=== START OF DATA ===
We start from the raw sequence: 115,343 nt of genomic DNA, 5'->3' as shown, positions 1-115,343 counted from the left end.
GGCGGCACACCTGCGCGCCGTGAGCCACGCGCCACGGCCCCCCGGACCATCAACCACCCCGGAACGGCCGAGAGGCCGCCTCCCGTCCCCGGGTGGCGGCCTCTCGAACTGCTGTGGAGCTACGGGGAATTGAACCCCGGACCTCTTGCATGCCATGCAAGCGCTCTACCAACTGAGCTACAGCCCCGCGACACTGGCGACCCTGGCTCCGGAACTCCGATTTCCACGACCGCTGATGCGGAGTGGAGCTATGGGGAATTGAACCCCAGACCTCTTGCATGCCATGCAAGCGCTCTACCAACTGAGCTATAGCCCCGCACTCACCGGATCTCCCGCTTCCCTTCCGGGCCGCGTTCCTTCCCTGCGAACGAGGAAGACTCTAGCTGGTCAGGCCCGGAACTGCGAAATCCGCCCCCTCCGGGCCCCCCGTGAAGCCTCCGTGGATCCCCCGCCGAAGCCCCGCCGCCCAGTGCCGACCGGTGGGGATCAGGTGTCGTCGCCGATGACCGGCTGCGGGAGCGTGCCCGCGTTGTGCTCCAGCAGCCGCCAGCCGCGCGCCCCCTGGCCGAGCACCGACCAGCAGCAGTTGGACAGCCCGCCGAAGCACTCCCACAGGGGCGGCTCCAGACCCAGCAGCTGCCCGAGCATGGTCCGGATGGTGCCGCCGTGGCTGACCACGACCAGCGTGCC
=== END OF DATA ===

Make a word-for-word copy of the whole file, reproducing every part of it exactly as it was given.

We start from the raw sequence: 115,343 nt of genomic DNA, 5'->3' as shown, positions 1-115,343 counted from the left end.
GGCGGCACACCTGCGCGCCGTGAGCCACGCGCCACGGCCCCCCGGACCATCAACCACCCCGGAACGGCCGAGAGGCCGCCTCCCGTCCCCGGGTGGCGGCCTCTCGAACTGCTGTGGAGCTACGGGGAATTGAACCCCGGACCTCTTGCATGCCATGCAAGCGCTCTACCAACTGAGCTACAGCCCCGCGACACTGGCGACCCTGGCTCCGGAACTCCGATTTCCACGACCGCTGATGCGGAGTGGAGCTATGGGGAATTGAACCCCAGACCTCTTGCATGCCATGCAAGCGCTCTACCAACTGAGCTATAGCCCCGCACTCACCGGATCTCCCGCTTCCCTTCCGGGCCGCGTTCCTTCCCTGCGAACGAGGAAGACTCTAGCTGGTCAGGCCCGGAACTGCGAAATCCGCCCCCTCCGGGCCCCCCGTGAAGCCTCCGTGGATCCCCCGCCGAAGCCCCGCCGCCCAGTGCCGACCGGTGGGGATCAGGTGTCGTCGCCGATGACCGGCTGCGGGAGCGTGCCCGCGTTGTGCTCCAGCAGCCGCCAGCCGCGCGCCCCCTGGCCGAGCACCGACCAGCAGCAGTTGGACAGCCCGCCGAAGCACTCCCACAGGGGCGGCTCCAGACCCAGCAGCTGCCCGAGCATGGTCCGGATGGTGCCGCCGTGGCTGACCACGACCAGCGTGCC